A collection and its collector offer fantastic material for fiction. Firstly, a collection provides the possibility of presenting a great deal about a character, through show not tell. Descriptions of objects of desire allow readers to infer details about the character and his or her attitudes and values, without the writer having to directly impart this information. The objects act as analogies or metaphors.Consider Browning’s poem, My Last Duchess, where the narrator Duke’s possessive and stultifying attitude to his wife is revealed, as he takes us on a first person tour of his art collection and in doing so, tells us about a portrait of his dead bride. His collection is an unwitting demonstration of his impotence, his lack of ability to create anything. Browning conveys this without ever telling us directly.

Another boon, and challenge, for writers is that the process of collecting is a variation on a traditional quest narrative: the odyssey structures the plot, creating suspense, mystery and a slow reveal, as each item is hunted down or added to the collection. The challenge lies in avoiding an overly formulaic approach.

J.K Rowling turns collecting on its head as we join Harry Potter in collecting and then destroying horcruxes in The Deathly Hallows. Here, Harry deliberately destroys the items he seeks.

Many writers however, create delicious dramatic irony through the main character’s lack of awareness of the destructive tendencies behind his or her collecting activity. We have already heard about Browning’s Duke. John Fowles’s The Collector is another classic example of this. Frederick, the protagonist, is a lonely butterfly collector, who eventually and with frightening rationality, decides to add the girl he admires to his collection.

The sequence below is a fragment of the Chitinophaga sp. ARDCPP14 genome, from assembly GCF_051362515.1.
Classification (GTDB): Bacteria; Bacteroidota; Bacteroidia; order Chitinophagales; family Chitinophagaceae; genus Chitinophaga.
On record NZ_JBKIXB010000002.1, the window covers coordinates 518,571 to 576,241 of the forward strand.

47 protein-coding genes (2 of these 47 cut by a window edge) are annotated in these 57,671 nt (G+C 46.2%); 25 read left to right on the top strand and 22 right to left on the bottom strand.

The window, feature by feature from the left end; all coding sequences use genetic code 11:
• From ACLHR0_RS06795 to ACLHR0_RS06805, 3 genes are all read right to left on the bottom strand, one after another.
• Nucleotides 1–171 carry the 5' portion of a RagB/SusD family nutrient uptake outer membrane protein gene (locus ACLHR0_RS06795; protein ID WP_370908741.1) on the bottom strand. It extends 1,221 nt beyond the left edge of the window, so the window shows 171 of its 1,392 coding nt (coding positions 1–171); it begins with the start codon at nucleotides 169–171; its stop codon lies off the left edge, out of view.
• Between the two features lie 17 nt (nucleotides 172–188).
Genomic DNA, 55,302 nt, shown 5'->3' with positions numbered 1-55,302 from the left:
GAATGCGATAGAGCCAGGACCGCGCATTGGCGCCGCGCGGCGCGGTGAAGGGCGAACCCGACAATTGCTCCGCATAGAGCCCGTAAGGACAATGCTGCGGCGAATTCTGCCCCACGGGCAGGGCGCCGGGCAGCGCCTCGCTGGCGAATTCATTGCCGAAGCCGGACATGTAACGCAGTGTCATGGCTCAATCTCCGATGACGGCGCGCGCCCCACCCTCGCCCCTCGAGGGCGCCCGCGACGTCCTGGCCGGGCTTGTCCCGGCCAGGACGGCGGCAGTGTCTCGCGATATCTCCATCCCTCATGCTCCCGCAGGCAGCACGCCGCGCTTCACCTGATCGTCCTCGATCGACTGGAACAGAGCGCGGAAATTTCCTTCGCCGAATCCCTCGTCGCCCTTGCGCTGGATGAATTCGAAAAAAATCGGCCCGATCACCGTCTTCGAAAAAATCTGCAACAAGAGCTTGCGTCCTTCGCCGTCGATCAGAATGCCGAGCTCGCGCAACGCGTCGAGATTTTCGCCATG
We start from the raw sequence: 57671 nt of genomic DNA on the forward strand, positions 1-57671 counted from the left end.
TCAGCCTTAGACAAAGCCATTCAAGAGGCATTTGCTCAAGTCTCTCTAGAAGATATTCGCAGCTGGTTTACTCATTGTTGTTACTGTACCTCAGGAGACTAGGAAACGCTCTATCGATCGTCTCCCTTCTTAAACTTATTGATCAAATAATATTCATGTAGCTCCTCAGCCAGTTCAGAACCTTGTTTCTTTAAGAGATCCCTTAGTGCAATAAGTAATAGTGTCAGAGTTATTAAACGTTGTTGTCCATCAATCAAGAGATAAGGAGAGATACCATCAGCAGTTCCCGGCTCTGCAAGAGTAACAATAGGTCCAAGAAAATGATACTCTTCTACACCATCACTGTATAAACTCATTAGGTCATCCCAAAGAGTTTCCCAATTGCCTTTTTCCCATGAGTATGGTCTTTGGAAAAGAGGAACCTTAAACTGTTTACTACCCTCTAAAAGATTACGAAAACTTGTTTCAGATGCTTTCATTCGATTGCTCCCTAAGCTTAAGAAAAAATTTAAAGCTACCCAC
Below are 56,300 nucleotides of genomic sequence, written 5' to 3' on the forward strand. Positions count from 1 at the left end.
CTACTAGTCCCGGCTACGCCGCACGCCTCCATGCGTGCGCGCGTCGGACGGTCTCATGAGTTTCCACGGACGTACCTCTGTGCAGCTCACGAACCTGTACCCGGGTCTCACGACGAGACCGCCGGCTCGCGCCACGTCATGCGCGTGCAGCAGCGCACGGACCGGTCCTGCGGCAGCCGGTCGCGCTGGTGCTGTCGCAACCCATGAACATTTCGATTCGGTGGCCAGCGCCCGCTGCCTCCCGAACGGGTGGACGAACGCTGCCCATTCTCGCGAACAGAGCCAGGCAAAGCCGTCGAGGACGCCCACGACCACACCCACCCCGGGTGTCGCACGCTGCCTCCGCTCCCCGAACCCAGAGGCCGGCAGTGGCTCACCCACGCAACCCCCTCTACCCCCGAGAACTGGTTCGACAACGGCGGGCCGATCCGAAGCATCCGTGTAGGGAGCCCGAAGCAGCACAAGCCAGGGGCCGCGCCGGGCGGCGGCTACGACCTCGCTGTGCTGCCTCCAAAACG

Perhaps we can use the hotbed of a collection then, to germinate some writing. Why not try an exercise such as starting with a description of an object or a room full of objects? Then consider who the person behind this collection is.

Alternatively, tap into the idea of a collection to get to know, and to portray, your existing character better… What would s/he have put aside in a shoebox of treasures? Is the collection a conscious act, or has it developed by accident? Has your character been consumed in some way?

Allow the process of the collection to prompt you to think about the  structure of your writing, and its key moments in a new way. Plot out the episodes of triumph and of disappointment for your characters. Consider the sequencing (or interplay) of seek and find in the story. Have you allowed tension to build sufficiently?

On the subject of tension, don’t keep us here at Writersphere in suspense. If writers are the ultimate collectors – magpies for impressions and memories; words, accents and dialects; people and places – then don’t let your collection gather dust inside your head! Writersphere is your display cabinet. Put some of your writing on show now.

 

One thought on “Your writing – a collectors’ item?

  1. Another book that comes to mind is ‘The Hare with Amber Eyes’ by Edmund de Waal. Nominally, it is a book about a collection of netsuke (Japanese miniature carved sculptures) but it isn’t actually about the objects themselves at all. They are the trigger for an odyssey that the author embarks upon to uncover his family history and they provide the framework that the book rests upon.